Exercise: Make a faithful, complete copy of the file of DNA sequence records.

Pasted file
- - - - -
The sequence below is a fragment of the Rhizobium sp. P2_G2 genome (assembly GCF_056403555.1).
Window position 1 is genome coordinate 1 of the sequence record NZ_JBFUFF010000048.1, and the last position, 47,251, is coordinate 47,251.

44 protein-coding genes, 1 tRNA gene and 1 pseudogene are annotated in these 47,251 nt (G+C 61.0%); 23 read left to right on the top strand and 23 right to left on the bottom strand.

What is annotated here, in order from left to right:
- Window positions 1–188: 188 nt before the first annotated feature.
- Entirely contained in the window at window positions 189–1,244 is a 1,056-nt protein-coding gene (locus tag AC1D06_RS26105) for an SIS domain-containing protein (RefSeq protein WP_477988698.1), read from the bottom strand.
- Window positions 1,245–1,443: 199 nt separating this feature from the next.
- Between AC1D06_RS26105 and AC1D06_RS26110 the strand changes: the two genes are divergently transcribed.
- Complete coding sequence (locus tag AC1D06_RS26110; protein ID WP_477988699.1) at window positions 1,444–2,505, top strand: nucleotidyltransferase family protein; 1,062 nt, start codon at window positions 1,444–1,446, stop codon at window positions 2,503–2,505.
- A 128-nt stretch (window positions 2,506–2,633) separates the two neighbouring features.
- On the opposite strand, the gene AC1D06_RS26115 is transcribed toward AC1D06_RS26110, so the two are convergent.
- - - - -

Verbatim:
The sequence below is a fragment of the Rhizobium sp. P2_G2 genome (assembly GCF_056403555.1).
Window position 1 is genome coordinate 1 of the sequence record NZ_JBFUFF010000048.1, and the last position, 47,251, is coordinate 47,251.

44 protein-coding genes, 1 tRNA gene and 1 pseudogene are annotated in these 47,251 nt (G+C 61.0%); 23 read left to right on the top strand and 23 right to left on the bottom strand.

What is annotated here, in order from left to right:
- Window positions 1–188: 188 nt before the first annotated feature.
- Entirely contained in the window at window positions 189–1,244 is a 1,056-nt protein-coding gene (locus tag AC1D06_RS26105) for an SIS domain-containing protein (RefSeq protein WP_477988698.1), read from the bottom strand.
- Window positions 1,245–1,443: 199 nt separating this feature from the next.
- Between AC1D06_RS26105 and AC1D06_RS26110 the strand changes: the two genes are divergently transcribed.
- Complete coding sequence (locus tag AC1D06_RS26110; protein ID WP_477988699.1) at window positions 1,444–2,505, top strand: nucleotidyltransferase family protein; 1,062 nt, start codon at window positions 1,444–1,446, stop codon at window positions 2,503–2,505.
- A 128-nt stretch (window positions 2,506–2,633) separates the two neighbouring features.
- On the opposite strand, the gene AC1D06_RS26115 is transcribed toward AC1D06_RS26110, so the two are convergent.